The Joint Services of Money and Credit

William A. Barnett and Liting Su
Working Paper Johns Hopkins University Studies in Applied Economics (SAE Working Paper No. 21).

Abstract

While credit cards provide transaction services, as do currency and demand deposits, credit cards have never been included in measures of the money supply. The reason is accounting conventions, which do not permit adding liabilities, such as credit card balances, to assets, such as money. But economic aggregation theory and index number theory are based on microeconomic theory, not accounting, and measure service flows. We derive theory needed to measure the joint services of credit cards and money. The underlying assumption is that credit card services are not weakly separable from the services of monetary assets. Carried forward rotating balances are not included, since they were used for transactions services in prior periods. The theory is developed for the representative consumer, who pays interest for the services of credit cards during the period used for transactions. In the transmission mechanism of central bank policy, our results raise potentially fundamental questions about the traditional dichotomy between money and some forms of short term credit, such as checkable lines of credit. We do not explore those deeper issues in this paper, which focuses on measurement.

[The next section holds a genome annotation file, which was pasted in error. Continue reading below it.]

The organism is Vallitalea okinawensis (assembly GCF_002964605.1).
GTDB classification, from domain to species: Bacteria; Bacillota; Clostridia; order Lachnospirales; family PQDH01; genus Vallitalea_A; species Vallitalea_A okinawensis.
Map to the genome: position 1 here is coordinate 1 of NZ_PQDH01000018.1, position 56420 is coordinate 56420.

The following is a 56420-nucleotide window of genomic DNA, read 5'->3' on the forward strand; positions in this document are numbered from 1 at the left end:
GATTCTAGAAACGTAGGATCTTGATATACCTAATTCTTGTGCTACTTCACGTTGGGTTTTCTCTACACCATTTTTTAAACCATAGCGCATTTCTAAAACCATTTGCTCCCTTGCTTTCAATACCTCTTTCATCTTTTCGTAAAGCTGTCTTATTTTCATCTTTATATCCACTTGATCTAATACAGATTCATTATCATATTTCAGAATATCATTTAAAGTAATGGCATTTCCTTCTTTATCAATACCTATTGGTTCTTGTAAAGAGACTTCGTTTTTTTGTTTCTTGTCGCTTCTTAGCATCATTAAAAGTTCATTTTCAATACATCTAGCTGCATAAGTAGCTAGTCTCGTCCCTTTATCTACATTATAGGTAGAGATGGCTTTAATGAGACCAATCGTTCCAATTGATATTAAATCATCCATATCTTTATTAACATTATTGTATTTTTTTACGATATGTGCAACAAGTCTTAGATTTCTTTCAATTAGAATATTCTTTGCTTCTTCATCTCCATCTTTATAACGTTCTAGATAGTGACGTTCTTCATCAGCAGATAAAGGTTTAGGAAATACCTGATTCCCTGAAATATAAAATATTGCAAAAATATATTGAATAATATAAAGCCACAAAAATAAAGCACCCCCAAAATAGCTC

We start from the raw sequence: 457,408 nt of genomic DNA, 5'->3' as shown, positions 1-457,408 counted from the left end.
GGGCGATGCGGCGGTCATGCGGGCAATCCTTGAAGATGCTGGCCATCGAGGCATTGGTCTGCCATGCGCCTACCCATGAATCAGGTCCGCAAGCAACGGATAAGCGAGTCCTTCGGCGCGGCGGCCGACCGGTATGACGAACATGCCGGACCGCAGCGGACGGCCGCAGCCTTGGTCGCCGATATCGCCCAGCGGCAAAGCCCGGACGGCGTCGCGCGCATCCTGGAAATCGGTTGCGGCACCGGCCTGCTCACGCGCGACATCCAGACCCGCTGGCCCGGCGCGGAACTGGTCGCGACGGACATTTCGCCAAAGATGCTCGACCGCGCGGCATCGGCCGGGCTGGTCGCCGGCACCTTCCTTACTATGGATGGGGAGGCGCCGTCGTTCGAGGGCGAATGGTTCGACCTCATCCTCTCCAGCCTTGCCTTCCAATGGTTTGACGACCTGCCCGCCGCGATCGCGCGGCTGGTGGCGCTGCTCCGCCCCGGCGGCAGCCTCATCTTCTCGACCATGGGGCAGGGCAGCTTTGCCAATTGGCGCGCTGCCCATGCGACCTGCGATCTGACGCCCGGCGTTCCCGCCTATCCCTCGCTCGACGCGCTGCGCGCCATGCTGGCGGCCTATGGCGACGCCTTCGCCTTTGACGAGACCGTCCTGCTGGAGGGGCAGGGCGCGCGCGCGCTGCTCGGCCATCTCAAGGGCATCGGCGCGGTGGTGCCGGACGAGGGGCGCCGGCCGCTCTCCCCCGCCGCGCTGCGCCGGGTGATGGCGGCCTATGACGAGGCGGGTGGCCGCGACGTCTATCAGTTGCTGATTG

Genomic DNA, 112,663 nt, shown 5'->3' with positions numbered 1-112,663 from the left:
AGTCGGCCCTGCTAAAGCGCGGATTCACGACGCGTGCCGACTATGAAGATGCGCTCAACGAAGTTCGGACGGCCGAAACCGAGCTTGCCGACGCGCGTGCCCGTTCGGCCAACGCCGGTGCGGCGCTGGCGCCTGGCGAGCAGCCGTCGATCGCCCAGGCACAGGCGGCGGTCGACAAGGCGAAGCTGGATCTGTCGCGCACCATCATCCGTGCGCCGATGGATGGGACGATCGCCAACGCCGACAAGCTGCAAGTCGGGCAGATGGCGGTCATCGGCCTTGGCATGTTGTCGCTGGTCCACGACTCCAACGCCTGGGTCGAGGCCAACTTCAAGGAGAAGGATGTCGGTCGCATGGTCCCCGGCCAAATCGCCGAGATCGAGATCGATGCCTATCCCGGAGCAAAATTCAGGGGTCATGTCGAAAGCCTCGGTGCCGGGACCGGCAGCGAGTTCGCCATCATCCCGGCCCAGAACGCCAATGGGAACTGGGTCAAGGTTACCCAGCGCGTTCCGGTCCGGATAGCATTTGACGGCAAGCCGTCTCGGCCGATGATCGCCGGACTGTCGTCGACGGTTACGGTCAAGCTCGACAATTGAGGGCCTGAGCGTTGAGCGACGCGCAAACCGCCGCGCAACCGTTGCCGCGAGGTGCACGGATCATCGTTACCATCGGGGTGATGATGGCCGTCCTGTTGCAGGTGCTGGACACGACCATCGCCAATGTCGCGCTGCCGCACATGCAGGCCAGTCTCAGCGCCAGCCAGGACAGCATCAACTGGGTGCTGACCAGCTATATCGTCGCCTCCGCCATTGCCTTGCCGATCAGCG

Teaching History

  • 2015.05 2015.01

    Econ 526 Introduction to Econometrics

    Independently leading an undergraduate course, setting course syllabus, teaching materials, homework, and exams all by myself, meeting with my class 3 times per week.

  • 2014.12 2014.08

    Econ 801 Microeconomics and Econ 800 Optimization Techniques

    Teaching assistant leading discussion class once per week for core courses offered to 1st year Ph.D. students.

  • 2014.05 2014.01

    Econ 142 Principles of Microeconomics

    Teaching assistant leading 3 classes per week.

  • 2013.12 2013.08

    Econ 144 Principles of Macroeconomics

    Teaching assistant leading 3 classes per week.

  • 2013.05 2013.01

    Econ 144 Principles of Macroeconomics

    Teaching assistant leading 3 classes per week.

  • 2012.12 2012.08

    Econ 144 Principles of Macroeconomics

    Teaching assistant leading 3 classes per week.